Adorable Teddy Bear-like “Magic Rabbit” Spotted for the First Time in Two Decades

Meet the Ili pika (Ochotona iliensis), an extremely elusive, cuddly creature that is rarely seen by human eyes. Native to a remote region of China, the adorable mammal has been spotted only a handful of times in the Tianshan Mountains of the northwestern province of Xinjiang. Nicknamed the “magic rabbit” by the volunteers who study it, the teddy bear-like animal measures about 20 centimeters long, and is a distant relative of the rabbit.

Ili pikas were discovered and named by Li Weidong, a conservationist who first came across the unknown species in 1983 while on government assignment near Jilimalale Mountain. Over the next decade, Li and his colleagues conducted a number of studies in the mountains, discovering that the furry critters live on bare rock faces and feed on grasses, herbs, and other plants at high elevations. In 1992, however, Li left to work with the Xinjiang Academy of Environmental Protection, and no one saw the Ili pika for another 20 years.

Last year, however, the retired Li led a team of volunteers to search for the creature once more. They finally spotted a curious Ili pika, who jumped and stepped over Li's feet as he was trying to photograph it. After extensive research that he funded himself, Li concluded that the population of Ili pikas has decreased by 70%, with less than 1,000 remaining today. Grazing pressure from livestock, air pollution, and global warming have likely forced Ili pikas to retreat to higher elevations, but there is little room left for them to go.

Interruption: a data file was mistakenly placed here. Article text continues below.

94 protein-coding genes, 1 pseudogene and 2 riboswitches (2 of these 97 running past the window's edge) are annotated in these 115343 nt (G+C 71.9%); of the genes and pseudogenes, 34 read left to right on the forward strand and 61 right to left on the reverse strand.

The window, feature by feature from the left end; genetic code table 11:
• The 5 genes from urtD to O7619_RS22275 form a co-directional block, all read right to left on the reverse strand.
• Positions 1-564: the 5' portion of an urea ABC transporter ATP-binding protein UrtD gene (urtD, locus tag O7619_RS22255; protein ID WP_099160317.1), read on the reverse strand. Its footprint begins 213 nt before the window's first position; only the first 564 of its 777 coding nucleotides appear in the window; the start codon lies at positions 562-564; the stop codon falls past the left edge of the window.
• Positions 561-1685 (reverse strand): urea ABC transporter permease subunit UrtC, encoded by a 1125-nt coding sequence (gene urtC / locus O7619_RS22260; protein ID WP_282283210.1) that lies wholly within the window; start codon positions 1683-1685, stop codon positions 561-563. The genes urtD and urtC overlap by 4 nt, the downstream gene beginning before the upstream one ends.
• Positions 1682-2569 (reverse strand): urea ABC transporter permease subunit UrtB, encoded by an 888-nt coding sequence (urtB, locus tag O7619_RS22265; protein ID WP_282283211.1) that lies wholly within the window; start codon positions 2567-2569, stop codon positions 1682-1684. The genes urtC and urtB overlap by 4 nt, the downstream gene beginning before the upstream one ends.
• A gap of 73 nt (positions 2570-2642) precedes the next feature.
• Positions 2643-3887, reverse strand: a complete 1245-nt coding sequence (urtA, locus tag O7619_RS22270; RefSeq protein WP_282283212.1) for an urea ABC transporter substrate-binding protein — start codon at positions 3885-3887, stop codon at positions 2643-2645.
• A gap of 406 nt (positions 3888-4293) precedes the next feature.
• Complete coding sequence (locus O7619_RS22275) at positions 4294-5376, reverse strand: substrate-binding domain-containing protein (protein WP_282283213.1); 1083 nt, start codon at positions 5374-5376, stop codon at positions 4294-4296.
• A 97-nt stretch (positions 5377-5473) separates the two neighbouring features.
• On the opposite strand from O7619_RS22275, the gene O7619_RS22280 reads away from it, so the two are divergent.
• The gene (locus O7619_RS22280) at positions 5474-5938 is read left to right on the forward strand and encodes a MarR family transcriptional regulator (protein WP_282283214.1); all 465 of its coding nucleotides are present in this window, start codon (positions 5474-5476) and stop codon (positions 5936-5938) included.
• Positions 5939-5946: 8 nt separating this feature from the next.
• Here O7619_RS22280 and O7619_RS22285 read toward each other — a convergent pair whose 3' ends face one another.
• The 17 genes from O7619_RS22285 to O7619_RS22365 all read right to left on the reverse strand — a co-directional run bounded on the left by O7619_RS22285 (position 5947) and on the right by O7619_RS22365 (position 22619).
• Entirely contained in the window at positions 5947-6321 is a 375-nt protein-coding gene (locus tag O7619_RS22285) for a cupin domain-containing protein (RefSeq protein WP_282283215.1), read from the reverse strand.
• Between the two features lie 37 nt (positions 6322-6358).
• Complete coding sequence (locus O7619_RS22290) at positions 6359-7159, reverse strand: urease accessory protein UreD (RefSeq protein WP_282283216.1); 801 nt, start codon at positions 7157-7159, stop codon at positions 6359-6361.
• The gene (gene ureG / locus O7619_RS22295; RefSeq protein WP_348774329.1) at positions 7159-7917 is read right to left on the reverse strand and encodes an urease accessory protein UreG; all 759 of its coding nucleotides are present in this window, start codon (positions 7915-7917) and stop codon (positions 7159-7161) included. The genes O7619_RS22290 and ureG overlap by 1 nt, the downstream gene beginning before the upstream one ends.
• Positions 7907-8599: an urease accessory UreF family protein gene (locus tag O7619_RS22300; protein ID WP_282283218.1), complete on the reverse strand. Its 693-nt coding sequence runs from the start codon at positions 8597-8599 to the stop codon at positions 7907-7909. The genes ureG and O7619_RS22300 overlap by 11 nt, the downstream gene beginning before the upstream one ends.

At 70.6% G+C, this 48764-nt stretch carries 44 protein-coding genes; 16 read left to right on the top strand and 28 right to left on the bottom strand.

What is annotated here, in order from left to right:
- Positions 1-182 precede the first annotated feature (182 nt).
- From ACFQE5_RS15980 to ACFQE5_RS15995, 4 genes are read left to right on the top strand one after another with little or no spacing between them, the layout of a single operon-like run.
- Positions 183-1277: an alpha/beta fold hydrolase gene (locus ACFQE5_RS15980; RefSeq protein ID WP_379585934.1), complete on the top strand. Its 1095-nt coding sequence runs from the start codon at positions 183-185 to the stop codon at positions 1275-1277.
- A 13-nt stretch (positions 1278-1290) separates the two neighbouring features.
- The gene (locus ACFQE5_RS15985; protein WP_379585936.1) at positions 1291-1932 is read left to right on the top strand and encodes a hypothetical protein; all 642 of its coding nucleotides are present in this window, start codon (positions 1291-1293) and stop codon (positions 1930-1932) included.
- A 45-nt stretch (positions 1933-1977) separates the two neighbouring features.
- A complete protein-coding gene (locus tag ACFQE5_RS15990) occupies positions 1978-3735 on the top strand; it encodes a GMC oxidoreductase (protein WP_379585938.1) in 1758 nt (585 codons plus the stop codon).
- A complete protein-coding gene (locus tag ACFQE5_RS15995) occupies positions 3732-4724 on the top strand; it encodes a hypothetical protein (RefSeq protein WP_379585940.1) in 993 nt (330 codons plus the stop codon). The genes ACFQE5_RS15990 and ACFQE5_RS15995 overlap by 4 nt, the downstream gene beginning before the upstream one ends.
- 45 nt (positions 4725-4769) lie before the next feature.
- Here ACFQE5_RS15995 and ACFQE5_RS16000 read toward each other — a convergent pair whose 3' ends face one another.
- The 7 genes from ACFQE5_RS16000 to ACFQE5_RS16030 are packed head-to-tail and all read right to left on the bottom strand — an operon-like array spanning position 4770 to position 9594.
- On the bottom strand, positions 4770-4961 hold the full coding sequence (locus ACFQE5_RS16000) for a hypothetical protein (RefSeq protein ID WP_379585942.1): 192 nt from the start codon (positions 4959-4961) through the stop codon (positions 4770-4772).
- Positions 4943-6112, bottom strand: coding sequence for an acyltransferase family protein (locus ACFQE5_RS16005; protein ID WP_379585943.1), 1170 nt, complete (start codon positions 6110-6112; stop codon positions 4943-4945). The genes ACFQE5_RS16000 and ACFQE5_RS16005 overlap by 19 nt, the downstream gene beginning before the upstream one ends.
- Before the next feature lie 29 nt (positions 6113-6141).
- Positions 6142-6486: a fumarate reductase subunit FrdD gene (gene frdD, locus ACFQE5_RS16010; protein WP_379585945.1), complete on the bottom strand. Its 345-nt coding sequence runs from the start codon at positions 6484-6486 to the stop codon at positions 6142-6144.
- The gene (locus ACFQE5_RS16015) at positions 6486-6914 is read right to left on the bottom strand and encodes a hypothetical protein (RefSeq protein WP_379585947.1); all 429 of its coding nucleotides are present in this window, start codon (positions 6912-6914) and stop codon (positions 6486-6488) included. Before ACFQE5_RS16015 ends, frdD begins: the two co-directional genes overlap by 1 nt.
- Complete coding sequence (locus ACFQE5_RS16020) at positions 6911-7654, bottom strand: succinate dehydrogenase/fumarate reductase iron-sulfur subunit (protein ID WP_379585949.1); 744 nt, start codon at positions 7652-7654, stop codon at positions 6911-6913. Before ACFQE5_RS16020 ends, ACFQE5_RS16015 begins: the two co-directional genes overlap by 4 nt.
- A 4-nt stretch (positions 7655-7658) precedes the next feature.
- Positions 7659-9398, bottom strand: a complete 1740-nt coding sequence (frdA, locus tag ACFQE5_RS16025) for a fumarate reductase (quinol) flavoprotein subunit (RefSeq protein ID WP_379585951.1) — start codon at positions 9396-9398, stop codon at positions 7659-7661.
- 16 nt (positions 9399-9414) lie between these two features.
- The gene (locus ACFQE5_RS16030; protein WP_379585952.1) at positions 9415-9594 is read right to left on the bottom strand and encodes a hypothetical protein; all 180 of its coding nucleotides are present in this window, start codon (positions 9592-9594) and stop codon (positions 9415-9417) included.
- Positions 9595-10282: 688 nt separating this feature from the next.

The International Union for Conservation of Nature lists the species as “vulnerable to extinction,” but there has yet to be official recognition by the Chinese government of the Ili pikas' endangered status. Li told CNN, “I discovered the species, and I watched as it became endangered. If it becomes extinct in front of me, I'll feel so guilty.” He and his volunteers have been calling for the establishment of a nature reserve to help protect the mammal. “I'm almost 60, and soon I won't be able to climb the Tianshan Mountains,” he said. “So I really hope that an organization will have people study and protect the Ili Pika.”

Li Weidong, the man who discovered and photographed the Ili pika.

All photos by Li Weidong

via [Bored Panda], [CNN], [National Geographic]

Become a
My Modern Met Member
As a member, you'll join us in our effort to support the arts.
Become a Member
Explore member benefits

Sponsored Content